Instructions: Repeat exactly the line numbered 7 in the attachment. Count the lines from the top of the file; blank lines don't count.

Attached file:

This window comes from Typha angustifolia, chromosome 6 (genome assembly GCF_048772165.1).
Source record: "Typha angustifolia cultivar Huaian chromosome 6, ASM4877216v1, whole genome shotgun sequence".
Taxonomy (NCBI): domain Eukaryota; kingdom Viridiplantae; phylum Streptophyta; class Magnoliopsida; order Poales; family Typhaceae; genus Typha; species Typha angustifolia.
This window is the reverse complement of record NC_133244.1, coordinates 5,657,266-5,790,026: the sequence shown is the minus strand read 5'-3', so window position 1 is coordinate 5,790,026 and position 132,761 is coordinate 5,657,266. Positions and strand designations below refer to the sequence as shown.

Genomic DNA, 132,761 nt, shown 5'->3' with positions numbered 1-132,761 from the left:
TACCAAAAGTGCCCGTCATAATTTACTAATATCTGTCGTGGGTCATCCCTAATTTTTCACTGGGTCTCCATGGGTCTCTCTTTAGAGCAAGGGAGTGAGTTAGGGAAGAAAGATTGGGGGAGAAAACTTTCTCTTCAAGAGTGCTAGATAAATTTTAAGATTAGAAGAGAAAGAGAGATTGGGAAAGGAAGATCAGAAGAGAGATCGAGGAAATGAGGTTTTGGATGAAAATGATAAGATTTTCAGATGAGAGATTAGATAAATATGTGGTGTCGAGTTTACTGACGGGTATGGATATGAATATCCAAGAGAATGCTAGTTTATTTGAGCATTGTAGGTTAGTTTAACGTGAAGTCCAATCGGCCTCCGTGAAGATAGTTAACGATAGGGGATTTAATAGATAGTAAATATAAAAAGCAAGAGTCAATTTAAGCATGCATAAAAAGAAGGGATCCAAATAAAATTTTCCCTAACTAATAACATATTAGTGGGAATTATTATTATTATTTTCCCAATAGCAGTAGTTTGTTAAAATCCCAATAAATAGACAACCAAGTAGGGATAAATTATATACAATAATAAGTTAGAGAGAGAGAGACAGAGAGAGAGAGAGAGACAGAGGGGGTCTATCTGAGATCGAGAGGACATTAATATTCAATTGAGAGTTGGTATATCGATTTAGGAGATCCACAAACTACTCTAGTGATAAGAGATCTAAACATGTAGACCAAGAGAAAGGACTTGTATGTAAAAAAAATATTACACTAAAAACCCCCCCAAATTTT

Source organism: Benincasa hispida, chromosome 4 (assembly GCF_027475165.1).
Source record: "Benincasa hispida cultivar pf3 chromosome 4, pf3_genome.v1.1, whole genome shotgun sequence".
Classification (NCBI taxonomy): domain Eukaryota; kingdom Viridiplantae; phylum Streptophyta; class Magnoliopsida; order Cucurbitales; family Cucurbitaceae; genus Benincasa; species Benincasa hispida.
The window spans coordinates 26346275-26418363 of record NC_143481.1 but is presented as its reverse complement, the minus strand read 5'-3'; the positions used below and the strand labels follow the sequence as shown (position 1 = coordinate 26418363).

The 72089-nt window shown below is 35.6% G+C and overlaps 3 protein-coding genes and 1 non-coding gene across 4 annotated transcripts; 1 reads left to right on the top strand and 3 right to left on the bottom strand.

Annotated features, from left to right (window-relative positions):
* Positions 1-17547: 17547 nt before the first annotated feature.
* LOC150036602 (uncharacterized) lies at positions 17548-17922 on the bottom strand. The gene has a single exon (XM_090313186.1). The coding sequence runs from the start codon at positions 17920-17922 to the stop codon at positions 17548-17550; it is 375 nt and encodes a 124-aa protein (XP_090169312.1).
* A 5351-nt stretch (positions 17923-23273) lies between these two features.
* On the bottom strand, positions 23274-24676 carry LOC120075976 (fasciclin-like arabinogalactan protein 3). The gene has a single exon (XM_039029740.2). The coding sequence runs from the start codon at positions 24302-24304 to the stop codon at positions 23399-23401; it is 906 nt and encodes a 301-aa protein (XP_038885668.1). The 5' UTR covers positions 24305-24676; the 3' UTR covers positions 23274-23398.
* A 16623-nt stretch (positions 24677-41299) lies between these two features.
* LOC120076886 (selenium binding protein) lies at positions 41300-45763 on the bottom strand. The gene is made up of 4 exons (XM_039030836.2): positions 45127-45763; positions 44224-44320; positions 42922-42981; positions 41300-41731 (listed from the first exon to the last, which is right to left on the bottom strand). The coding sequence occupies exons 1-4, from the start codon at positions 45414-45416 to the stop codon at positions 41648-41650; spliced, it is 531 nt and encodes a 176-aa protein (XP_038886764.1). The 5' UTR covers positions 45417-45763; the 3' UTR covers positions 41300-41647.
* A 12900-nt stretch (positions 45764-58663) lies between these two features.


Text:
Source organism: Benincasa hispida, chromosome 4 (assembly GCF_027475165.1).